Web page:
My family roots are in England, France, Netherlands, Austria, Poland, Native America, Germany, Scotland…. Although travel to all of these places would be rewarding and enlightening, reading books on their histories has been more affordable. It is time for me to pick myself up and get back into the game. For the first time in a long time I can change the rules by which I’ve played in the past. It has caused much need for meditation.

    For as many flaws as I find with my country, some of it’s people, and a portion of our government (and in myself), there is much that is good and precious. I have always believed that it is the same everywhere. I was raised to see beauty in the most horrific corners of the world, be it the soul seen in the eyes of a survivor struggling for human rights to the selflessness of a homeless person sharing what little food she has with her dog, her best friend. I applaud the conclusions you’ve drawn in a world so full of opposing views and conflict. There are few things more beautiful then witnessing the human spirit on a path toward oneness with the universe. Kind Regards, aka Ga6riella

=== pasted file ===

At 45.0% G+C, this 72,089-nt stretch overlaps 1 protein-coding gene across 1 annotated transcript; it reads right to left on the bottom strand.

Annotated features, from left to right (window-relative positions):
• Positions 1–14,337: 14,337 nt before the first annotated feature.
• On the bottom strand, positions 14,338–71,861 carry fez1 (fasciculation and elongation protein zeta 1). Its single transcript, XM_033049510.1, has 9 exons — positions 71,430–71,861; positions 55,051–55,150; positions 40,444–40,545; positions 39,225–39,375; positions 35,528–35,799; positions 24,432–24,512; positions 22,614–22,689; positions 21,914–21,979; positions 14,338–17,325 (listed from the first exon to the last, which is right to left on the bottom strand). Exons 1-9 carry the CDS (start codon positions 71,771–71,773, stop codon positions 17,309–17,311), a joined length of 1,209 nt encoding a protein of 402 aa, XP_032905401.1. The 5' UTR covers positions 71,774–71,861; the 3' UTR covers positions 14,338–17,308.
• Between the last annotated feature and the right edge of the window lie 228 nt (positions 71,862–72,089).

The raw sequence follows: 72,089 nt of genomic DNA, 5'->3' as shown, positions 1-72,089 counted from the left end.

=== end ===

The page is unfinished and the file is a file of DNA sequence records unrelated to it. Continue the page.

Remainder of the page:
5. Les says:

    Thank you for not making a list of things that may or may not be true about the States. Most of us know the small kernels and large mountains of truth that exist in our stereotypes. Honestly, some of us are trying to be better. I will miss your voice and insight as to what goes on here, but look forward to the occasional post from England.